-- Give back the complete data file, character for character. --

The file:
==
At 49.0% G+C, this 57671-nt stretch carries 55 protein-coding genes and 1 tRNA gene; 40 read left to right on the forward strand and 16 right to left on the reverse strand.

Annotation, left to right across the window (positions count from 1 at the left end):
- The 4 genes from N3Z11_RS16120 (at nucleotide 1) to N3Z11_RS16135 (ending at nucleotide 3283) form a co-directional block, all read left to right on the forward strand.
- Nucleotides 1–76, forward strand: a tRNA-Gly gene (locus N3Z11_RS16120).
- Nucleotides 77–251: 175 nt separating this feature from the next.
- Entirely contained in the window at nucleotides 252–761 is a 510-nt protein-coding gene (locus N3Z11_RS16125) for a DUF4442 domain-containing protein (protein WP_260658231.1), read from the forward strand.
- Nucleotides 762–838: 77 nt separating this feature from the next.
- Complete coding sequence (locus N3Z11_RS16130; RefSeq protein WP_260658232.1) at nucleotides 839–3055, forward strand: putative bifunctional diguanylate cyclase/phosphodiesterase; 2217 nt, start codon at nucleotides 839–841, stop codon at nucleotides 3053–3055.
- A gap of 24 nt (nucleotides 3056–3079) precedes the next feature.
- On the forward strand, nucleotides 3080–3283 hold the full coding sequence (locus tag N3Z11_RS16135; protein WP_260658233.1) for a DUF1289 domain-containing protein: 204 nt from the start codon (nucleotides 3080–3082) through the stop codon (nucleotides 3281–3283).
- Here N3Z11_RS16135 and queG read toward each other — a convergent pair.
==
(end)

At 49.0% G+C, this 57671-nt stretch carries 55 protein-coding genes and 1 tRNA gene; 40 read left to right on the forward strand and 16 right to left on the reverse strand.

Annotation, left to right across the window (positions count from 1 at the left end):
- The 4 genes from N3Z11_RS16120 (at nucleotide 1) to N3Z11_RS16135 (ending at nucleotide 3283) form a co-directional block, all read left to right on the forward strand.
- Nucleotides 1–76, forward strand: a tRNA-Gly gene (locus N3Z11_RS16120).
- Nucleotides 77–251: 175 nt separating this feature from the next.
- Entirely contained in the window at nucleotides 252–761 is a 510-nt protein-coding gene (locus N3Z11_RS16125) for a DUF4442 domain-containing protein (protein WP_260658231.1), read from the forward strand.
- Nucleotides 762–838: 77 nt separating this feature from the next.
- Complete coding sequence (locus N3Z11_RS16130; RefSeq protein WP_260658232.1) at nucleotides 839–3055, forward strand: putative bifunctional diguanylate cyclase/phosphodiesterase; 2217 nt, start codon at nucleotides 839–841, stop codon at nucleotides 3053–3055.
- A gap of 24 nt (nucleotides 3056–3079) precedes the next feature.
- On the forward strand, nucleotides 3080–3283 hold the full coding sequence (locus tag N3Z11_RS16135; protein WP_260658233.1) for a DUF1289 domain-containing protein: 204 nt from the start codon (nucleotides 3080–3082) through the stop codon (nucleotides 3281–3283).
- Here N3Z11_RS16135 and queG read toward each other — a convergent pair.